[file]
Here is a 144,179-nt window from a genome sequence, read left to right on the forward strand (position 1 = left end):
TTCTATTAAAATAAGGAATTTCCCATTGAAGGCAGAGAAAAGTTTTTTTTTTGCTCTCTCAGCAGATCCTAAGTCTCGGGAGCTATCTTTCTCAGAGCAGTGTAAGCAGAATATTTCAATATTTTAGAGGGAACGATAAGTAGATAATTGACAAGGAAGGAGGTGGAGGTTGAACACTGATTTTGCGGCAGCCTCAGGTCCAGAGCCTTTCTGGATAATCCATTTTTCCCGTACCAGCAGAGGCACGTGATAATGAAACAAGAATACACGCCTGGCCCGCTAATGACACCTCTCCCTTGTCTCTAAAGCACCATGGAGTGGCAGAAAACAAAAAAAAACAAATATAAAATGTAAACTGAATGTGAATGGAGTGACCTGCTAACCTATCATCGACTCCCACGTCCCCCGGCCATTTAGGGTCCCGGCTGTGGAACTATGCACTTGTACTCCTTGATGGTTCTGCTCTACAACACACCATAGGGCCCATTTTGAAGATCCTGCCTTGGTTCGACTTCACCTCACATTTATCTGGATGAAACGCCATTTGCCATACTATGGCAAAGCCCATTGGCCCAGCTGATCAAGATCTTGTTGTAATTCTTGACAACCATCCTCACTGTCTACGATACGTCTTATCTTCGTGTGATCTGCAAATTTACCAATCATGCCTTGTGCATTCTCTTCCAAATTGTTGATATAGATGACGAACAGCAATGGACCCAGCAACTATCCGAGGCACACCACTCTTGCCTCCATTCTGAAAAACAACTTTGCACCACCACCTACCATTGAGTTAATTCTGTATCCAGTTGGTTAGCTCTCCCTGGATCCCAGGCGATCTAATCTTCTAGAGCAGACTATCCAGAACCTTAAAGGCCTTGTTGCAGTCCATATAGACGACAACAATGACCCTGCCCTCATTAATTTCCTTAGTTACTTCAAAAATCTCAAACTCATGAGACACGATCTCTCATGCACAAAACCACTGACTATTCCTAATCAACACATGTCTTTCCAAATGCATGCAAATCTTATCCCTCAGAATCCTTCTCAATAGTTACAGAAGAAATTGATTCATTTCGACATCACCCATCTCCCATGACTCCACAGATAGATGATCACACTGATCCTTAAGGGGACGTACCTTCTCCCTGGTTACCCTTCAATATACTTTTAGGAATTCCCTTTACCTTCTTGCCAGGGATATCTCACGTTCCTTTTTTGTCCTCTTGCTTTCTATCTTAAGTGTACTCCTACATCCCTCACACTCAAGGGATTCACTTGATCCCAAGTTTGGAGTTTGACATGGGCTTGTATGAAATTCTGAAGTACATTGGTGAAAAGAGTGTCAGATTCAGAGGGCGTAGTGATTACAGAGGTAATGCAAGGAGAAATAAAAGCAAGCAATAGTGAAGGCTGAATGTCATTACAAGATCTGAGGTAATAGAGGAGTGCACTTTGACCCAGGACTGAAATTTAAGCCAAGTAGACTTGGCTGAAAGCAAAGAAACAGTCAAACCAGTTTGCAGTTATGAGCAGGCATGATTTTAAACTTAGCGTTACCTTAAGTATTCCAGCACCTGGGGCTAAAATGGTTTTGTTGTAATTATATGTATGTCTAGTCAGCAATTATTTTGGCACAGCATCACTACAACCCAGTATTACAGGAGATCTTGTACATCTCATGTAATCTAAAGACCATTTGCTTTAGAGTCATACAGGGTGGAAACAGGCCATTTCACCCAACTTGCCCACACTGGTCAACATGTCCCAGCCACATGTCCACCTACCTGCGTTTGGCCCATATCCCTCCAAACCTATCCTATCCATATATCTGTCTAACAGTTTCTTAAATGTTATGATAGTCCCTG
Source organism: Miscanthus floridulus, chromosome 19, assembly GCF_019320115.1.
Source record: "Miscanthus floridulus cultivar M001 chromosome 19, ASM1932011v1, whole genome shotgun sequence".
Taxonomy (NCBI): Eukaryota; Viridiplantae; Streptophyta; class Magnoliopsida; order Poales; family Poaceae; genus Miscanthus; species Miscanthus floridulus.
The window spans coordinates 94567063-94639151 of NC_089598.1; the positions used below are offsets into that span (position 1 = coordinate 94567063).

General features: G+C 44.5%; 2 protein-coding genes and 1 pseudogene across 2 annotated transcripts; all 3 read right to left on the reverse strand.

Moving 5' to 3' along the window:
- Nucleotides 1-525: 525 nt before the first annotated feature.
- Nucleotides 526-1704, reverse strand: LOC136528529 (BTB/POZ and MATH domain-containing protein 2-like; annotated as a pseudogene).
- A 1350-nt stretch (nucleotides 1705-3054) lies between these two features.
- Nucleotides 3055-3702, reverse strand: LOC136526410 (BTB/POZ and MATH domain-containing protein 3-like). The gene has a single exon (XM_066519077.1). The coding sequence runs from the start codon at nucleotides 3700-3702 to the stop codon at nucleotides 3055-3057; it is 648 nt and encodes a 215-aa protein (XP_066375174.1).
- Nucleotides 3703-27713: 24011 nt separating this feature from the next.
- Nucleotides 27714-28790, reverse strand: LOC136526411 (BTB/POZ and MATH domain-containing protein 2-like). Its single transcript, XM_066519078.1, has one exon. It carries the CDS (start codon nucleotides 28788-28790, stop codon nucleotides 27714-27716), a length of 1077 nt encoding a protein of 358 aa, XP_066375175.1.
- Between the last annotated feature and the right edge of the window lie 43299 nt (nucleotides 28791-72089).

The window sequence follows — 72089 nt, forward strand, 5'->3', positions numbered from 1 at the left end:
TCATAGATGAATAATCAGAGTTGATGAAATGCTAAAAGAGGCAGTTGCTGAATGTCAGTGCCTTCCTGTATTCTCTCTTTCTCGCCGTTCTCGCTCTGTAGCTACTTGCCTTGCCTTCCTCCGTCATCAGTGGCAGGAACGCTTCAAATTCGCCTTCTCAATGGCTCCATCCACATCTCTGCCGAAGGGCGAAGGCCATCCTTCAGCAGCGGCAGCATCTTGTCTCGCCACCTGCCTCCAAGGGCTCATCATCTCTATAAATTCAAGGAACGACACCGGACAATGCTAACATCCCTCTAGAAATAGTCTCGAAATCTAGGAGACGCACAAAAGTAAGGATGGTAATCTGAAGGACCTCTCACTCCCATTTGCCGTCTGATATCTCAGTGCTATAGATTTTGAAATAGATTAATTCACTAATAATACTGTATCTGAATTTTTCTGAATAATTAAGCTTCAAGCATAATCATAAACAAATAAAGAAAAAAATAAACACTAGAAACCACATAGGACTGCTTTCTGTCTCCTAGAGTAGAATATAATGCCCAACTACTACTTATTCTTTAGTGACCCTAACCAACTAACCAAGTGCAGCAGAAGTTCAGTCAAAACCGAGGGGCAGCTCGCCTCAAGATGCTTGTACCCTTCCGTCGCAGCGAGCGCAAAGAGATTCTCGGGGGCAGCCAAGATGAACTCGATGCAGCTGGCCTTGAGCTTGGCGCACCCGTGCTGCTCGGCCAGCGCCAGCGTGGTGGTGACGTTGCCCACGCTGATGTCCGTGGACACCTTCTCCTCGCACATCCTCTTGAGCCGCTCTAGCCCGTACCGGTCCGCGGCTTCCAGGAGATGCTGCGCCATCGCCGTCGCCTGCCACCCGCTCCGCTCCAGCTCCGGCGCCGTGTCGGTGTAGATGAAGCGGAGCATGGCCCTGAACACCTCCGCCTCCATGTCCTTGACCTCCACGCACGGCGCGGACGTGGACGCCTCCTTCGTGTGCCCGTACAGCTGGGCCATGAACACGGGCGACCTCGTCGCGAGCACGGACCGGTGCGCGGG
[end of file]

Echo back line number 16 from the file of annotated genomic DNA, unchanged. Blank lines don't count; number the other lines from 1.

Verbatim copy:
The window sequence follows — 72089 nt, forward strand, 5'->3', positions numbered from 1 at the left end: